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Arch Intern Med (Chic). 1942;69(4):647-661. doi:10.1001/archinte.1942.00200160098008.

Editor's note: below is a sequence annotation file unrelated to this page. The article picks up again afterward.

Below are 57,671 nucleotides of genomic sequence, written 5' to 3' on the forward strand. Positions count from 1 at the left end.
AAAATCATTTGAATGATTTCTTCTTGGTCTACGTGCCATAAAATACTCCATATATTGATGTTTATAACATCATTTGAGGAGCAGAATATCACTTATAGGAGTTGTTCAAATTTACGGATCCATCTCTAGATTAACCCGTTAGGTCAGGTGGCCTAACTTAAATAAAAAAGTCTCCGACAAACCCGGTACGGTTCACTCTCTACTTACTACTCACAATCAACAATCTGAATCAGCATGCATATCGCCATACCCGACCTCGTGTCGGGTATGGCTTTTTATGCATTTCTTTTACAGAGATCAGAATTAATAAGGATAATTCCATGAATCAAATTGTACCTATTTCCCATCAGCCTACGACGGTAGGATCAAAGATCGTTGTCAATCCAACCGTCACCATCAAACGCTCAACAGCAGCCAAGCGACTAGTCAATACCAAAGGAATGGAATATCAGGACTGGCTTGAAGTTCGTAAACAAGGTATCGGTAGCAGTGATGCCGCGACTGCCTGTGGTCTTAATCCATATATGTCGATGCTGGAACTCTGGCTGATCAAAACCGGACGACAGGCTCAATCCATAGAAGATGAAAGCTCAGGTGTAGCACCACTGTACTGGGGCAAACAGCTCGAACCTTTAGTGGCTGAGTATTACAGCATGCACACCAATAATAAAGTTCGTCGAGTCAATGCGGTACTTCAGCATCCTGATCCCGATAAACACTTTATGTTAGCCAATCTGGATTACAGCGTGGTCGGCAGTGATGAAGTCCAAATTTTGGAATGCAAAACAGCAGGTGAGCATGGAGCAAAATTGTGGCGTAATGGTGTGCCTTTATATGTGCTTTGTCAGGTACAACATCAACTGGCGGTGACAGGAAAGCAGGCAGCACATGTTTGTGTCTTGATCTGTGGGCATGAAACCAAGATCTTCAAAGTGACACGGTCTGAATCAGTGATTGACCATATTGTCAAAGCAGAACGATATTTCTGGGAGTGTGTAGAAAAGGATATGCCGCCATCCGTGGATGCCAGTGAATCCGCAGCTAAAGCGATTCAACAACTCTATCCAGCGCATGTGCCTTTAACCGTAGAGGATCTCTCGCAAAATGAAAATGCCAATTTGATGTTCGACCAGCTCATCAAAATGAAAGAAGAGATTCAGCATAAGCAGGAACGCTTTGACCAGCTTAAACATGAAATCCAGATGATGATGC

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The failure of the circulating blood to clot spontaneously under physiologic conditions in vivo still remains a unique and obscure phenomenon, since all of the elements essential for immediate coagulation in vitro are apparently present. Howell, in his fundamental concept of blood coagulation, has consistently maintained in at least partial explanation of this enigma that substances acting as clotting inhibitors are normally present in blood plasma. With the identification of heparin by Howell and Holt1 and the demonstration of the presence of proantithrombin, the nature and role of these anticoagulants in the blood began to be better understood. Evidence has been presented suggesting that the principal anticoagulant effect of heparin is the prevention of the conversion of prothrombin to thrombin. However, when added to plasma, heparin apparently activates the proantithrombin, resulting in a tremendous increase in antithrombic activity. Charles and Scott,2 among others, have confirmed the presence of


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